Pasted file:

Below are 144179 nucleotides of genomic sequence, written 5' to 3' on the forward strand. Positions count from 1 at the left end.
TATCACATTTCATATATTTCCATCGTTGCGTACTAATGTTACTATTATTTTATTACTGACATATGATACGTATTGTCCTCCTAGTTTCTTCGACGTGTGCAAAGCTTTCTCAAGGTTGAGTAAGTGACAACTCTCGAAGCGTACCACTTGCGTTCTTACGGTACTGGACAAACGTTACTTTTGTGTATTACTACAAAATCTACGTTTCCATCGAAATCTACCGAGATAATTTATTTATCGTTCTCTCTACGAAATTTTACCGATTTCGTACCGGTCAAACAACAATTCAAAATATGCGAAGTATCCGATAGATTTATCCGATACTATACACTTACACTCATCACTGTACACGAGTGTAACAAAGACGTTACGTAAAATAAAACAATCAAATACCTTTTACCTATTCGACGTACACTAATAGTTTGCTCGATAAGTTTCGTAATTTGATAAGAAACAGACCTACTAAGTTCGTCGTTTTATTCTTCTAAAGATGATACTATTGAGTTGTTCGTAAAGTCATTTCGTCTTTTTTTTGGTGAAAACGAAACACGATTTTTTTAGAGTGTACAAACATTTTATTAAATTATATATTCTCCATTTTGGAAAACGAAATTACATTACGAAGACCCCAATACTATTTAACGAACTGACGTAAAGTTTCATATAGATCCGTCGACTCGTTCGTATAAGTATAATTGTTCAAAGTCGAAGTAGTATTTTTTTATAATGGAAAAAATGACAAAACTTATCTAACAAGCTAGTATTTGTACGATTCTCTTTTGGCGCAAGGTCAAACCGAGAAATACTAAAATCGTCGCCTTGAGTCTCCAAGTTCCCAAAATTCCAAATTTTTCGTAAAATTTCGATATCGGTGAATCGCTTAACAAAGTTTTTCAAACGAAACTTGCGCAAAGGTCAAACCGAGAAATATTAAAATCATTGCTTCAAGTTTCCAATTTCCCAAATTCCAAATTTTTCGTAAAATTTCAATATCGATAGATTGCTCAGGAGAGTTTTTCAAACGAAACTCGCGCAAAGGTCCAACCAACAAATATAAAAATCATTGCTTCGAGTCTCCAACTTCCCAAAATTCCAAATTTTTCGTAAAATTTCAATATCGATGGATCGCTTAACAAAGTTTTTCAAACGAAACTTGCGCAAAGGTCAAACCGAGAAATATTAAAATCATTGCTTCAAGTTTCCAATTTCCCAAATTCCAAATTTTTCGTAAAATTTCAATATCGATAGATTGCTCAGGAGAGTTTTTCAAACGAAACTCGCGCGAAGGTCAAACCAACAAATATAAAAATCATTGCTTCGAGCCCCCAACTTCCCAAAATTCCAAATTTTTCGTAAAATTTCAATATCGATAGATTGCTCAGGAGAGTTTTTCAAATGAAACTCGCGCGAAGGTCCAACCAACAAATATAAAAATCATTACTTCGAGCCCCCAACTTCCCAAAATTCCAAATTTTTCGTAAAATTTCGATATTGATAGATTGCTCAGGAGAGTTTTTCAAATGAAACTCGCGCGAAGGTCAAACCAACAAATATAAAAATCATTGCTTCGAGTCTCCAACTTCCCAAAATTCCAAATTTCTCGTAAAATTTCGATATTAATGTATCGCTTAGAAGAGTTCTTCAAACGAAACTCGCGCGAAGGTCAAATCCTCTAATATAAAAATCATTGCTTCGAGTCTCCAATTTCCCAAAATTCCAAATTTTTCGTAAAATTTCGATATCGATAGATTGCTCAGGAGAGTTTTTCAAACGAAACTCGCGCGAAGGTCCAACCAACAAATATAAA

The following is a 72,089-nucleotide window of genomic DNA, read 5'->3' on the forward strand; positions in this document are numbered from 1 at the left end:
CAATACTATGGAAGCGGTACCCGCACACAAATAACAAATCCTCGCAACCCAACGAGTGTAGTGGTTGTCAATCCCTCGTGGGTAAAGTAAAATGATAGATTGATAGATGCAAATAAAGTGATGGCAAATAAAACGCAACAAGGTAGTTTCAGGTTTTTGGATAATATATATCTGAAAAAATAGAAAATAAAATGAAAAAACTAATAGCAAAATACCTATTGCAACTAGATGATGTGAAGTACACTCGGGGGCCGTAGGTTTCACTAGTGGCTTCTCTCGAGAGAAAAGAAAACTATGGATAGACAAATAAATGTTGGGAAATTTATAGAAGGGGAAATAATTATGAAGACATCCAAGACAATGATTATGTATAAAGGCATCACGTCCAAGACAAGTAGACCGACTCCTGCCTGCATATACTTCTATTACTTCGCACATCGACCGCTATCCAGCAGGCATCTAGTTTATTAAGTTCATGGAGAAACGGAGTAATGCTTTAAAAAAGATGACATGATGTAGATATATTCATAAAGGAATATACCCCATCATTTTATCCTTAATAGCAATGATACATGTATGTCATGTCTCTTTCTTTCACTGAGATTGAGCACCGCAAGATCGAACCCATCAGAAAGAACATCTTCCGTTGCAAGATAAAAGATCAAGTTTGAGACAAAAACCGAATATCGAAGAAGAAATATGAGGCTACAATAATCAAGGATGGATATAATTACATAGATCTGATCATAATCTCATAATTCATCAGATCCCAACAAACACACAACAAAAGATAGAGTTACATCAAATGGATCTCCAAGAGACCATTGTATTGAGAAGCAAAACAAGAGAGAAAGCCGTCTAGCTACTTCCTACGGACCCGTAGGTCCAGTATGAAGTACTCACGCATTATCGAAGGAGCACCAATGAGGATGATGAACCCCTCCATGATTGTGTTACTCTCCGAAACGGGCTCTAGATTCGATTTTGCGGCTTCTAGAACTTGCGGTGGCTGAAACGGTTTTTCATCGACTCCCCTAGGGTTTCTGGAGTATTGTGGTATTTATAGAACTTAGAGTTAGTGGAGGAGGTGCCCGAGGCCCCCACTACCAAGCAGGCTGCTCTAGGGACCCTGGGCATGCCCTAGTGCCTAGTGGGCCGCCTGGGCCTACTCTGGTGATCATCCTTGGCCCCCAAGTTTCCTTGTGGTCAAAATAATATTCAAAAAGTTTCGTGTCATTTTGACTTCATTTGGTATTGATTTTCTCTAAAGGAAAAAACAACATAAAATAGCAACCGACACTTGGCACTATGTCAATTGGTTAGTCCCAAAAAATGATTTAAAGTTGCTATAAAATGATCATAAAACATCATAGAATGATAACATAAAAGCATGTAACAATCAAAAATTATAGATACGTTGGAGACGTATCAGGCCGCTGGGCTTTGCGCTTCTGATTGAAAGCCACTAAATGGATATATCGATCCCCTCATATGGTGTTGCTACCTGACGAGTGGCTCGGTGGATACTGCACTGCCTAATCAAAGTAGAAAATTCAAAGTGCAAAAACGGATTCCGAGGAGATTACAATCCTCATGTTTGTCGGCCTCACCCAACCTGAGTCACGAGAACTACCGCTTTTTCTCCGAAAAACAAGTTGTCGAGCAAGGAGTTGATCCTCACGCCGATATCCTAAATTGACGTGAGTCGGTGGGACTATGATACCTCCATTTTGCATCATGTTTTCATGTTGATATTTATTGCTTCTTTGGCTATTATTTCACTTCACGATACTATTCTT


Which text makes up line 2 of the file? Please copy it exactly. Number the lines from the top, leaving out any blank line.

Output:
TATCACATTTCATATATTTCCATCGTTGCGTACTAATGTTACTATTATTTTATTACTGACATATGATACGTATTGTCCTCCTAGTTTCTTCGACGTGTGCAAAGCTTTCTCAAGGTTGAGTAAGTGACAACTCTCGAAGCGTACCACTTGCGTTCTTACGGTACTGGACAAACGTTACTTTTGTGTATTACTACAAAATCTACGTTTCCATCGAAATCTACCGAGATAATTTATTTATCGTTCTCTCTACGAAATTTTACCGATTTCGTACCGGTCAAACAACAATTCAAAATATGCGAAGTATCCGATAGATTTATCCGATACTATACACTTACACTCATCACTGTACACGAGTGTAACAAAGACGTTACGTAAAATAAAACAATCAAATACCTTTTACCTATTCGACGTACACTAATAGTTTGCTCGATAAGTTTCGTAATTTGATAAGAAACAGACCTACTAAGTTCGTCGTTTTATTCTTCTAAAGATGATACTATTGAGTTGTTCGTAAAGTCATTTCGTCTTTTTTTTGGTGAAAACGAAACACGATTTTTTTAGAGTGTACAAACATTTTATTAAATTATATATTCTCCATTTTGGAAAACGAAATTACATTACGAAGACCCCAATACTATTTAACGAACTGACGTAAAGTTTCATATAGATCCGTCGACTCGTTCGTATAAGTATAATTGTTCAAAGTCGAAGTAGTATTTTTTTATAATGGAAAAAATGACAAAACTTATCTAACAAGCTAGTATTTGTACGATTCTCTTTTGGCGCAAGGTCAAACCGAGAAATACTAAAATCGTCGCCTTGAGTCTCCAAGTTCCCAAAATTCCAAATTTTTCGTAAAATTTCGATATCGGTGAATCGCTTAACAAAGTTTTTCAAACGAAACTTGCGCAAAGGTCAAACCGAGAAATATTAAAATCATTGCTTCAAGTTTCCAATTTCCCAAATTCCAAATTTTTCGTAAAATTTCAATATCGATAGATTGCTCAGGAGAGTTTTTCAAACGAAACTCGCGCAAAGGTCCAACCAACAAATATAAAAATCATTGCTTCGAGTCTCCAACTTCCCAAAATTCCAAATTTTTCGTAAAATTTCAATATCGATGGATCGCTTAACAAAGTTTTTCAAACGAAACTTGCGCAAAGGTCAAACCGAGAAATATTAAAATCATTGCTTCAAGTTTCCAATTTCCCAAATTCCAAATTTTTCGTAAAATTTCAATATCGATAGATTGCTCAGGAGAGTTTTTCAAACGAAACTCGCGCGAAGGTCAAACCAACAAATATAAAAATCATTGCTTCGAGCCCCCAACTTCCCAAAATTCCAAATTTTTCGTAAAATTTCAATATCGATAGATTGCTCAGGAGAGTTTTTCAAATGAAACTCGCGCGAAGGTCCAACCAACAAATATAAAAATCATTACTTCGAGCCCCCAACTTCCCAAAATTCCAAATTTTTCGTAAAATTTCGATATTGATAGATTGCTCAGGAGAGTTTTTCAAATGAAACTCGCGCGAAGGTCAAACCAACAAATATAAAAATCATTGCTTCGAGTCTCCAACTTCCCAAAATTCCAAATTTCTCGTAAAATTTCGATATTAATGTATCGCTTAGAAGAGTTCTTCAAACGAAACTCGCGCGAAGGTCAAATCCTCTAATATAAAAATCATTGCTTCGAGTCTCCAATTTCCCAAAATTCCAAATTTTTCGTAAAATTTCGATATCGATAGATTGCTCAGGAGAGTTTTTCAAACGAAACTCGCGCGAAGGTCCAACCAACAAATATAAA